||This article's tone or style may not reflect the encyclopedic tone used on Wikipedia. (January 2013)|
||This article needs additional citations for verification. (January 2012)|
|Born||1916 or 1917|
|Died||April 4, 1926 (aged 9–10)|
|Place of display||Smithsonian Institution|
|Allegiance||United States of America|
|Service/branch||United States Army|
|Unit||102nd Infantry, 26th (Yankee) Division|
|Battles/wars||World War I|
|Awards||Humane Education Society Gold Medal
|Other work||Hoyas' mascot|
Sergeant Stubby (1916 or 1917 – April 4, 1926), was the most decorated war dog of World War I and the only dog to be promoted to sergeant through combat. America's first war dog, Stubby, served 18 months 'over there' and participated in seventeen battles on the Western Front. He saved his regiment from surprise mustard gas attacks, found and comforted the wounded, and even once caught a German spy by the seat of his pants (holding him there until American Soldiers found him). Back home his exploits were front page news of every major newspaper.
Early life 
Stubby was a stray of unknown breed that appeared at Yale Field in New Haven, Connecticut while a group of soldiers were training. The dog hung around as the men drilled and one soldier, Corporal Robert Conroy, developed a fondness for the mutt. When it came time for the outfit to ship out, Conroy hid Stubby on board the troop ship.
Military service 
|This section does not cite any references or sources. (March 2012)|
Stubby served with the 102nd Infantry, 26th (Yankee) Division in the trenches in France for 18 months and participated in four offensives and 17 battles. He entered combat on February 5, 1918 at Chemin des Dames, north of Soissons, and was under constant fire, day and night for over a month. In April 1918, during a raid to take Schieprey, Stubby was wounded in the foreleg by the retreating Germans throwing hand grenades. He was sent to the rear for convalescence, and as he had done on the front was able to improve morale. When he recovered from his wounds, Stubby returned to the trenches.
After being gassed himself, Stubby learned to warn his unit of poison gas attacks, located wounded soldiers in no man's land, and — since he could hear the whine of incoming artillery shells before humans could — became very adept at letting his unit know when to duck for cover. He was solely responsible for capturing a German spy in the Argonne. Following the retaking of Château-Thierry by the US, the thankful women of the town made Stubby a chamois coat on which were pinned his many medals. He also helped free a French town from the Germans. At the end of the war, Conroy smuggled Stubby home.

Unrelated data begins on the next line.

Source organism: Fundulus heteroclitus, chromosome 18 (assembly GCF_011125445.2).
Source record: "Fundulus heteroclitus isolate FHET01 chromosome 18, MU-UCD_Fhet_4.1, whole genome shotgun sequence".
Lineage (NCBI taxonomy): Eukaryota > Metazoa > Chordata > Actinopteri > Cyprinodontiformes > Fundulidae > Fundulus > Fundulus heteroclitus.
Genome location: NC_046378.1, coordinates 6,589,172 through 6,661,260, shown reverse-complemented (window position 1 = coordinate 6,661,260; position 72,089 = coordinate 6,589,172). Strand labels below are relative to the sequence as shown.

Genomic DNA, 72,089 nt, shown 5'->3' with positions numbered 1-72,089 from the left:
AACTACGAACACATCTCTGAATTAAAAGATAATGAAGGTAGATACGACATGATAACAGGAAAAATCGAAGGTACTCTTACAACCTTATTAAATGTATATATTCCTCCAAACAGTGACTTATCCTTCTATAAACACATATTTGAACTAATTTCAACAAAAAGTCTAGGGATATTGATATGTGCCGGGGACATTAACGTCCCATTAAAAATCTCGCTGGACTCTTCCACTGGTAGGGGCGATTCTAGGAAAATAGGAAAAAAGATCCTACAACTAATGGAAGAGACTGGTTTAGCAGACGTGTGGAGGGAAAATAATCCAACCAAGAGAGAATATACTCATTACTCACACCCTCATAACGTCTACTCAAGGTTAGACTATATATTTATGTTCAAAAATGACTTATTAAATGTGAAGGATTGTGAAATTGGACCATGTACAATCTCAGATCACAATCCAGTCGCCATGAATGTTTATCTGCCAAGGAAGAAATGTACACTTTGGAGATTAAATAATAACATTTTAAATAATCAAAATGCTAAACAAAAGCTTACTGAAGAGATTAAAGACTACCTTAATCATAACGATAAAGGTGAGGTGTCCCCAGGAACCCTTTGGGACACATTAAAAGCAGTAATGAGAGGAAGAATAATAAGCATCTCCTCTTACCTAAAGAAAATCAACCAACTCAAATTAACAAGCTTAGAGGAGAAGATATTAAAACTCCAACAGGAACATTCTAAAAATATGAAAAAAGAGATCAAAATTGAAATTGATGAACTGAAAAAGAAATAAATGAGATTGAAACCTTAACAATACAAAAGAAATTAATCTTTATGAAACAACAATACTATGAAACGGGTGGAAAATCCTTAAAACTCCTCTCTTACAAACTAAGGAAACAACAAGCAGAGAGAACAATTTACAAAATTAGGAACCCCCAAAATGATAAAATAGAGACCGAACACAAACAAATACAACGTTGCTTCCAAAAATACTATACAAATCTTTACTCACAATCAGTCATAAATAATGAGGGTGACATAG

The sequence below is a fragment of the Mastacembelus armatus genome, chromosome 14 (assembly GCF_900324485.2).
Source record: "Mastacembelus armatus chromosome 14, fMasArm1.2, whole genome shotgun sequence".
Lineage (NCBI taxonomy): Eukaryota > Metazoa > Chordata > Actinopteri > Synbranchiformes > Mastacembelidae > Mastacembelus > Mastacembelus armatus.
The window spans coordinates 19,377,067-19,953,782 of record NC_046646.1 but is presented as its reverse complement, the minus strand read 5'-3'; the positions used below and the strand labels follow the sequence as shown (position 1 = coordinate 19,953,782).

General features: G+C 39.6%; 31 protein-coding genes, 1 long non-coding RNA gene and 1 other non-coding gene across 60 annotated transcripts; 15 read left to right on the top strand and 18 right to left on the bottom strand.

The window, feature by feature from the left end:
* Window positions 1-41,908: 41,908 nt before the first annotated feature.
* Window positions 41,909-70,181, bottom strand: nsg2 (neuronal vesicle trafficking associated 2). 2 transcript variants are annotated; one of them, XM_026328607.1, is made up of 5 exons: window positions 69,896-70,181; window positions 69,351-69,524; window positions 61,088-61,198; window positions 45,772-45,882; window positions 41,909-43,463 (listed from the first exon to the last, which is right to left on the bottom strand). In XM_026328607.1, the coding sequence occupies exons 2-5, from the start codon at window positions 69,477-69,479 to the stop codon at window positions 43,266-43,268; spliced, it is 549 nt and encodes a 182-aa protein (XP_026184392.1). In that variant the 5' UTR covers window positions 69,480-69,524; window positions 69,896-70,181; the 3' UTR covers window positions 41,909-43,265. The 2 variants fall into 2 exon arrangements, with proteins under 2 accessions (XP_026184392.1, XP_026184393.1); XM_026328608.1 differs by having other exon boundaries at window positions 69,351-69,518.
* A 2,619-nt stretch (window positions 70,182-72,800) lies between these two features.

After the war 
After returning home, Stubby became a celebrity and marched in, and normally led, many parades across the country. He met Presidents Woodrow Wilson, Calvin Coolidge, and Warren G. Harding. Starting in 1921, he attended Georgetown University Law Center with Conroy, and became the Georgetown Hoyas' team mascot. He would be given the football at halftime and would nudge the ball around the field to the amusement of the fans.
Stubby was made a life member of the American Legion, the Red Cross, and the YMCA. In 1921, the Humane Education Society awarded him a special gold medal for service to his country. It was presented by General John Pershing.
In 1926, Stubby died in Conroy's arms. His remains are featured in The Price of Freedom: Americans at War exhibit at the Smithsonian. Stubby was honored with a brick in the Walk of Honor at the United States World War I monument, Liberty Memorial, in Kansas City at a ceremony held on Armistice Day, November 11, 2006.
Medals and Awards 
- 3 Service Stripes
- Yankee Division YD Patch
- French Medal Battle of Verdun
- 1st Annual American Legion Convention Medal
- New Haven World War I Veterans Medal
- Republic of France Grande War Medal
- St Mihiel Campaign Medal
- Wound stripe, replaced with Purple Heart when introduced in 1932
- Chateau Thierry Campaign Medal
- 6th Annual American Legion Convention
- Humane Education Society Gold Medal
See also 
- List of famous dogs
- Military animal
- War dog
- Cher Ami – Carrier pigeon who is displayed with Stubby in the Smithsonian Institution's Americans at War: The Price of Freedom exhibit.
- "Brave Beasts". Legermuseum. July 18, 2008. Retrieved December 21, 2009.
- Richmond, Derek (November 4, 2003). From Mascot to Military, Stubby Left Pawprints on Hilltop and Beyond (Georgetown, Washington, D.C: The Hoya of Georgetown University) http://www.thehoya.com/node/11106
|url=missing title (help).[dead link]
- "The Price of Freedom: Americans at War – Stubby". Smithsonian Institution.
- "Stubby the Military Dog". Connecticut Military Department. July 16, 2003. Retrieved March 26, 2010.
- "History Wired". "Stubby", World War I Canine Hero 1921. Smithsonian Institution.
|Wikimedia Commons has media related to: Sergeant Stubby|